More small businesses than originally expected were selected to receive grants from the county’s Business Interruption Fund Friday, with 201 businesses set to get money instead of the planned 177.
The county’s Business Interruption Fund had pools of money set up for businesses of different sizes, but relatively few businesses with upwards of 50 employees—the largest size category—made qualifying applications. That refocused the grant money toward smaller businesses.
Businesses in the largest category, with between 51 and 100 employees, were also eligible for the largest grants. $10,000 grants were available for up to 66 businesses.
But only six companies made qualifying applications. The rest of that money was redistributed, meaning not only will all six of those companies receive funding, but so will all 50 certified applicants in the smallest category, which includes businesses in the Loudoun Made, Loudoun Grown program with up to two employees. They will receive $5,000 grants.
That also meant many more businesses with 3-50 employees were selected for grants. Originally, up to 74 businesses were expected to get $7,500 grants. Now, almost twice that many, 145, will receive grants, out of a pool of 671 qualifying applications. In total, $1.09 million is expected to be distributed to those businesses.
Loudoun Economic Development Executive Director Buddy Rizer drew those winners randomly in a live-streamed event at 2 p.m. Friday. View the video on the department’s Facebook page.
“Should you not receive money today, we remain very wiling and anxious to help, so please contact the Department of Economic Development, let us know how we can help your business,” Rizer said. “We’re all in this together, and we all want to work together to Loudoun out on the other side.”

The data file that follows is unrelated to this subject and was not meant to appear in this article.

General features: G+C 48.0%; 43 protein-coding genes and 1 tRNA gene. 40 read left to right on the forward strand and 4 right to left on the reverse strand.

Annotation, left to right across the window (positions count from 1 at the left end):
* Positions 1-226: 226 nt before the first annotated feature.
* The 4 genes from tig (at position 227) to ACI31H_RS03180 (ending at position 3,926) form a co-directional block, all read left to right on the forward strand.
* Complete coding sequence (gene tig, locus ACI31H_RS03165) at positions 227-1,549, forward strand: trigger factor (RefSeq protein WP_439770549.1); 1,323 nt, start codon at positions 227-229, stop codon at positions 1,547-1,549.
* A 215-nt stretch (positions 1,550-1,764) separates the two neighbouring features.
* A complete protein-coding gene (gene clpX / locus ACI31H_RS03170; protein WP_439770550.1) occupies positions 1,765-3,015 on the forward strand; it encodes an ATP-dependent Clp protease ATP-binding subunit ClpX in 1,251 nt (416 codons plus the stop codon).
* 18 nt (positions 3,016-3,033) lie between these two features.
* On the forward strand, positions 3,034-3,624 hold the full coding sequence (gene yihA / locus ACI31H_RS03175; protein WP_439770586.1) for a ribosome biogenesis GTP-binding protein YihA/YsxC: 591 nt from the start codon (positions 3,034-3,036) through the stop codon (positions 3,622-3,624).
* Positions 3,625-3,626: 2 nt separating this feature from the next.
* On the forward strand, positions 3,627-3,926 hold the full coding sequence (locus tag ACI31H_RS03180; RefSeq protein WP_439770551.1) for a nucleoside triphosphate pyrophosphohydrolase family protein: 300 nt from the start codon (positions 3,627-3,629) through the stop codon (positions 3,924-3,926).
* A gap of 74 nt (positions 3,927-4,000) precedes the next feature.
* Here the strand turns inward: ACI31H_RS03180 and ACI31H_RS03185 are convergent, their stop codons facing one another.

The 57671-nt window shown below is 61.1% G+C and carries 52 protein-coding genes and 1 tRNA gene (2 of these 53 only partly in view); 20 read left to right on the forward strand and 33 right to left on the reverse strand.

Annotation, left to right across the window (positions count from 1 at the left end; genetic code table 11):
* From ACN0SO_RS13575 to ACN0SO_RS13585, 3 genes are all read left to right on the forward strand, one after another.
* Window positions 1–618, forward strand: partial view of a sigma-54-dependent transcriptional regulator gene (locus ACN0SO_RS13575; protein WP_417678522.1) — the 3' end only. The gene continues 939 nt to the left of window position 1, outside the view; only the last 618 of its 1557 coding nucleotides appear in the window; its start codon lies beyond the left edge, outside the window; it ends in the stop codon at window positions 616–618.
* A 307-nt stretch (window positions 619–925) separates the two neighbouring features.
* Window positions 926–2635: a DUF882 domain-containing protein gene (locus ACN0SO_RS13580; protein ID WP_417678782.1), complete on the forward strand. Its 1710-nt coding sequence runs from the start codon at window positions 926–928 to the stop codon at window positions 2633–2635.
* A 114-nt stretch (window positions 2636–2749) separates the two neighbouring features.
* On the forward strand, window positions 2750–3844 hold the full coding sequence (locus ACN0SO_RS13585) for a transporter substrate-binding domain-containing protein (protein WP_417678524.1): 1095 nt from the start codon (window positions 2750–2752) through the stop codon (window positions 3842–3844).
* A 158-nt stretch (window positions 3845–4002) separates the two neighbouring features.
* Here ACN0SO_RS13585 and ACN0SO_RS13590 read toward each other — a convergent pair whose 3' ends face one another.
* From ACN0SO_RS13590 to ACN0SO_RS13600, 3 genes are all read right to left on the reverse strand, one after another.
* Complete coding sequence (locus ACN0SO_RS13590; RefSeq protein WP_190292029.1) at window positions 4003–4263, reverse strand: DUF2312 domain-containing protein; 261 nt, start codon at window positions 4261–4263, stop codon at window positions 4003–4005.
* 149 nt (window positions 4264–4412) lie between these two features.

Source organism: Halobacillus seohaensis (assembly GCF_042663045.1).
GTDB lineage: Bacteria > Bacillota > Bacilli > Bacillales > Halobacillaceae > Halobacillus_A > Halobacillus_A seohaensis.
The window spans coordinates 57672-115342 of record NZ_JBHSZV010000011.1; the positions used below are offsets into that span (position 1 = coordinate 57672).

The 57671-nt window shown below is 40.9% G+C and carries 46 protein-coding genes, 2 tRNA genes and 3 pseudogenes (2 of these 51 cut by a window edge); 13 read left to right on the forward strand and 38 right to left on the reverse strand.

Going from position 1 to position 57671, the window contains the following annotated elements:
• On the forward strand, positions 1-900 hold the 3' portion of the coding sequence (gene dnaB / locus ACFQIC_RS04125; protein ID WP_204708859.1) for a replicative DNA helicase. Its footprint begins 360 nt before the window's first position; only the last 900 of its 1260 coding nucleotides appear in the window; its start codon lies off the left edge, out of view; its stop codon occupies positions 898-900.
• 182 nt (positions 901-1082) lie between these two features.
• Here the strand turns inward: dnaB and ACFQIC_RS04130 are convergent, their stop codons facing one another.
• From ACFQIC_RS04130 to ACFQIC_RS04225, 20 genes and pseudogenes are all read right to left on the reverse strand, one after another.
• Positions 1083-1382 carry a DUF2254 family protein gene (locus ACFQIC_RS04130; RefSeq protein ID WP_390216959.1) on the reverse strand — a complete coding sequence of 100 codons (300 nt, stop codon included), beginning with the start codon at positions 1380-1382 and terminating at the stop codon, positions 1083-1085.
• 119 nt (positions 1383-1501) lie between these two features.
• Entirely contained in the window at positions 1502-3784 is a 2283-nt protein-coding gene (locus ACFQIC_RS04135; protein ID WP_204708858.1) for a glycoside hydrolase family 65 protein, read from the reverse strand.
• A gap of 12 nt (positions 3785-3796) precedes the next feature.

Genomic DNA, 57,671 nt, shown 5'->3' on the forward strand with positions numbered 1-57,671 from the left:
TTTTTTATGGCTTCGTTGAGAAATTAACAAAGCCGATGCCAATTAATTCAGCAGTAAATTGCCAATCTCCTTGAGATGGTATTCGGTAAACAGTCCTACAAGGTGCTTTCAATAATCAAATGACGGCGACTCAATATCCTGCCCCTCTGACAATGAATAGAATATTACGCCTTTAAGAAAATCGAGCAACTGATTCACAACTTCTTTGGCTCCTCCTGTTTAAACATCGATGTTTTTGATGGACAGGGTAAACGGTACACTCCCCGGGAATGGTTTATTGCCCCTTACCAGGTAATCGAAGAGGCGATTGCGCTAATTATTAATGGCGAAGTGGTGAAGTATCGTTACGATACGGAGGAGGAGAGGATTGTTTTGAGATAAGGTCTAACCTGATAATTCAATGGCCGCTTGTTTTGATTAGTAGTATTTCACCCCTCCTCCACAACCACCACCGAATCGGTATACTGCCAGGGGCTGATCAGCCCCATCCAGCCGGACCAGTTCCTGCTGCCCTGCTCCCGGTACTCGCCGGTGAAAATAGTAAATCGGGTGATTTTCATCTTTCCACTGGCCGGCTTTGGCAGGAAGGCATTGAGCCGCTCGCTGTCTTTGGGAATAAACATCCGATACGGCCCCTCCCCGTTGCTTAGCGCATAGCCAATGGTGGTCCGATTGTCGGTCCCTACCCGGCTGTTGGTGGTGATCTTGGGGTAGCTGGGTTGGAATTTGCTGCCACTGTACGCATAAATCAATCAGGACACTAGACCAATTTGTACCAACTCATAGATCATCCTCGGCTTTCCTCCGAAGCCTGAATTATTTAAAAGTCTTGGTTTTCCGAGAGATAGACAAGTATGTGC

Businesses that applied but did not qualify were disqualified mostly due to not having three employees or having more than 100, not being able to show 25 percent in losses, or exceeding the $2.5 million annual receipts threshold.
According to the department, all grant-receiving applications and business names will be posted on LoudounBusinessFund.org, and contacted via email to discuss next steps, which includes providing financial information for the Economic Development Authority to coordinate the payout.
All applicants that did not receive funding will also be contacted with additional resources and funding opportunities to consider.
The money comes from a $1.4 million fund, which included $1.15 million transferred by the Board of Supervisors from funds normally used to incentive new businesses, as well as another $250,000 dedicated by the Loudoun Economic Development Authority.
During the 72-hour window to apply, which ran from noon April 29 until noon May 2, there were 1,247 applications made. After discarding duplicate applications and checking applicants to make sure they qualify with the help of Treasurer Roger Zurn and Acting Director of Finance and Budget Janet Romanchyk, there were 671 qualifying applications in total.